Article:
‘Migration policies are fixated on this issue of failing integration’
Prof. Eleonore Kofman has pushed the boundaries of migration scholarship for the past three decades. Her research on family migrations, skilled migrations and care and social reproduction has brought attention to key issues in academia and policy. In her keynote speech at the HumMingBird Expert Workshop Mind the Gap: Critical perspectives on migration theories and data, she explores emerging entanglements and configurations of familial migration.
In a follow-up conversation with Damini Purkayastha (VUB), Prof. Kofman discusses how to translate these new theoretical approaches into data collection, why migration policies seem to be missing the big picture, and how interdisciplinary migration research can stay relevant.
You talked about the idea of “familial” connections and motivations, even moving away from terms such as “family”, terms that might inherently have some fixed implications. We also see the idea of “mobilities” as better representing dynamic movement and life choices that we encounter in the field. How can we translate these conversations about enmeshed motivations and fluid mobilities into better data collection or better representation of real experiences?
Well, I think that a certain amount of research on that has already been done. It’s a matter of how you approach things. First of all, are you doing it through qualitative methods? It’s something that can also be done with quantitative approaches. It depends on what questions you ask people. If you don’t say, for instance, “did you come in as a family migrant or a labour migrant”, but ask them, instead, “how did you come in?” Give them the opportunity to look at whether there has been a shift in their status, because quite often there has. I often give this example to my students. That they may come in as students, they may also be working because most of our overseas students and European students all work because they can’t survive otherwise. So, they are then student-workers, which is a hybrid category. It is also possible that then they meet somebody; could be another British person or a person of another nationality, who may be a citizen of migrant origin or a migrant like themselves and they may decide to settle in the country. While their status is constantly changing, quite often migration research will only ask them the first step. But there’s no reason why, you know, you only asked somebody their first steps, especially as researchers.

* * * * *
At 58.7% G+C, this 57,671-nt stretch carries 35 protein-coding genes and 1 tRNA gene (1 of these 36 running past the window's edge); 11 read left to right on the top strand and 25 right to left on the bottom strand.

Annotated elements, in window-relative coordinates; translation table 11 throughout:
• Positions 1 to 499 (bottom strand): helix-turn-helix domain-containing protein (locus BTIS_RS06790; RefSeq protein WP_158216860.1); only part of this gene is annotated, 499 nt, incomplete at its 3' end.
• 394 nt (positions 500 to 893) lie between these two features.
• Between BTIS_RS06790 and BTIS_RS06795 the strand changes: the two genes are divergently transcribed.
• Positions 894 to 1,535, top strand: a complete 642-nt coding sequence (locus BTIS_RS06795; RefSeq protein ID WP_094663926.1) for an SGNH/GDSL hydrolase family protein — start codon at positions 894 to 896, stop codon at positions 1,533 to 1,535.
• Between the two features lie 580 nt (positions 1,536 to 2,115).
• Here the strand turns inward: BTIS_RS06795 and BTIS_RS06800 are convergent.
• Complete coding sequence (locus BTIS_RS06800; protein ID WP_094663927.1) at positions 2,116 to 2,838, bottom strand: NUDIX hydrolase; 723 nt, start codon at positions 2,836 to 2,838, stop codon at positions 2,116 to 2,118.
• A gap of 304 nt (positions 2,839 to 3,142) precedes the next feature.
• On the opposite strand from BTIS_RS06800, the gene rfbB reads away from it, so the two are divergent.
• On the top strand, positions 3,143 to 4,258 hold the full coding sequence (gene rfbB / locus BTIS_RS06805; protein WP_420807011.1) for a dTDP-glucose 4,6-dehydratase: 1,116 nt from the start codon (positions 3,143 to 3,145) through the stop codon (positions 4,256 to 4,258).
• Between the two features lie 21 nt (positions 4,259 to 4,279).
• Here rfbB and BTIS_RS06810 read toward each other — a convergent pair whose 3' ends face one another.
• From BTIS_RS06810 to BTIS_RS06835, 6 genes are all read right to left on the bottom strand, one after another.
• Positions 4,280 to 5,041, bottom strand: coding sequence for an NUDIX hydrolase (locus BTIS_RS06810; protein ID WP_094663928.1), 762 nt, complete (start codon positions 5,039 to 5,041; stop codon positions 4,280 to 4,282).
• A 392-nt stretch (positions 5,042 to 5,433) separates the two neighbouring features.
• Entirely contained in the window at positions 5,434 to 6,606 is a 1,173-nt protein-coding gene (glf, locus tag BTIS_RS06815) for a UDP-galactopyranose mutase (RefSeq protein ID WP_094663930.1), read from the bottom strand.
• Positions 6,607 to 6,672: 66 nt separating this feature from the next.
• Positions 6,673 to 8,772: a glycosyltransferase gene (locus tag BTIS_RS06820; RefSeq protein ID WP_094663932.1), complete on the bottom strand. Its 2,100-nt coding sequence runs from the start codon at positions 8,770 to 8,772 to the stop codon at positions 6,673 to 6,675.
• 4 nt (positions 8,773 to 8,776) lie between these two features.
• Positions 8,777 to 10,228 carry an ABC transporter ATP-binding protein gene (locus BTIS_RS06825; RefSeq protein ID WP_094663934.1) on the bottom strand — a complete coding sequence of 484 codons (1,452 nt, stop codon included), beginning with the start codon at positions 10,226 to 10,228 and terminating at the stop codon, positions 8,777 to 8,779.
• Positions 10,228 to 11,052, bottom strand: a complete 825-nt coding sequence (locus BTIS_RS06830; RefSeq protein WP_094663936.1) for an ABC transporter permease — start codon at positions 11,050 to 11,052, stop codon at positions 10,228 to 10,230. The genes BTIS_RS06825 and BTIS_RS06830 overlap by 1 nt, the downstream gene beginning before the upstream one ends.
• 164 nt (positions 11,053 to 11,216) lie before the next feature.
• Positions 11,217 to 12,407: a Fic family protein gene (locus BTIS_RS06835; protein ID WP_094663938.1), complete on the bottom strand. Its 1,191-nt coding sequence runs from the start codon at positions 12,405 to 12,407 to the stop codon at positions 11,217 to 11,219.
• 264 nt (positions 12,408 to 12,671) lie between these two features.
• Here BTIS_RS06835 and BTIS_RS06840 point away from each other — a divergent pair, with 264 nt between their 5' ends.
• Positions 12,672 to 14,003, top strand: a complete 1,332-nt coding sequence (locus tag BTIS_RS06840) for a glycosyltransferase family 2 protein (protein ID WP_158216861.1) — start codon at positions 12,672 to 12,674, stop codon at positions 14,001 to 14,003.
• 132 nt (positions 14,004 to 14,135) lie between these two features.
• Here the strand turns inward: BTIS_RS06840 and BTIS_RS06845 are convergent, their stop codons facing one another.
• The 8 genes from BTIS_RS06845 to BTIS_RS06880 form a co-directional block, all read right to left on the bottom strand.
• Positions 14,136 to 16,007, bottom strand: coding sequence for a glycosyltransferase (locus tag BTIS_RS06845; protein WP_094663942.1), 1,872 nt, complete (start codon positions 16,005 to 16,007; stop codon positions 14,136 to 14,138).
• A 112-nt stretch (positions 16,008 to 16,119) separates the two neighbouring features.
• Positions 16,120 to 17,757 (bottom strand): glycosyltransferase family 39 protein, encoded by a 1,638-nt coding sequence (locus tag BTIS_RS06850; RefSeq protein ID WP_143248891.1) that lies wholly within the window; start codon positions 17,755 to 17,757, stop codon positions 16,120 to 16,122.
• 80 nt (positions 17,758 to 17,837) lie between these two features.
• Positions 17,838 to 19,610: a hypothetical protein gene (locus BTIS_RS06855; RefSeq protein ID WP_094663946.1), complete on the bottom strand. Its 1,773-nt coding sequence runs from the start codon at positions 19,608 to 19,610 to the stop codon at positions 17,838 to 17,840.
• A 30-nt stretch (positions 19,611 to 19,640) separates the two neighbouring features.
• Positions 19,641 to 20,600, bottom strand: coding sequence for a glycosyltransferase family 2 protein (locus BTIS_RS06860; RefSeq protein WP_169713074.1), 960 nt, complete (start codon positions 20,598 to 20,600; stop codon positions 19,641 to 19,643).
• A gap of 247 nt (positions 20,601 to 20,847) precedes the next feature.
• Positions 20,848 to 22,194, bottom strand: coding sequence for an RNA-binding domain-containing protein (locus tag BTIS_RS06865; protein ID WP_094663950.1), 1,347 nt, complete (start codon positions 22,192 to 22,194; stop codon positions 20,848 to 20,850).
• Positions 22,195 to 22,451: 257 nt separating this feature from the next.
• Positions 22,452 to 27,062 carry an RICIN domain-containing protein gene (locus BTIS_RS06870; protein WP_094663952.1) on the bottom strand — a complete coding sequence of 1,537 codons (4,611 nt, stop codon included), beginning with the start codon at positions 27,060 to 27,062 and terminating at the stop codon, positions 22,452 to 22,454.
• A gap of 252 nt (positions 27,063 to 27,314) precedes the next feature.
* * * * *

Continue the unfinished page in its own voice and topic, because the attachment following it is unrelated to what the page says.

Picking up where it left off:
Do you think we can make the space for this sort of dynamism in data collection?
In data, yes. Because increasingly we have much more sophisticated data systems, so it depends on the questions we’re asking. It’s just that if we talk about policies, it becomes more difficult because states don’t want necessarily to have this complexity. So, you have to be one or the other category when you come into the country. You have to be one or the other, but there’s no reason why as researchers and those of us who contribute to or are trying to contribute to policy couldn’t say that reality is much more complex and take that into account. And of course, with skilled migrants it’s easy to see that sort of complexity because they can, in so many countries, bring in an accompanying spouse. This accompanying partner can be equally in the workforce as the person who’s coming in under a work visa. When we talk of a skilled migrant we’re talking about the level of education, and very often, the person with a tertiary degree is with another person with a tertiary degree. Canadian statistics are very good on that. In Australia, I like the way that they said, well, ¨with a skilled migrant we get two for the price of one”.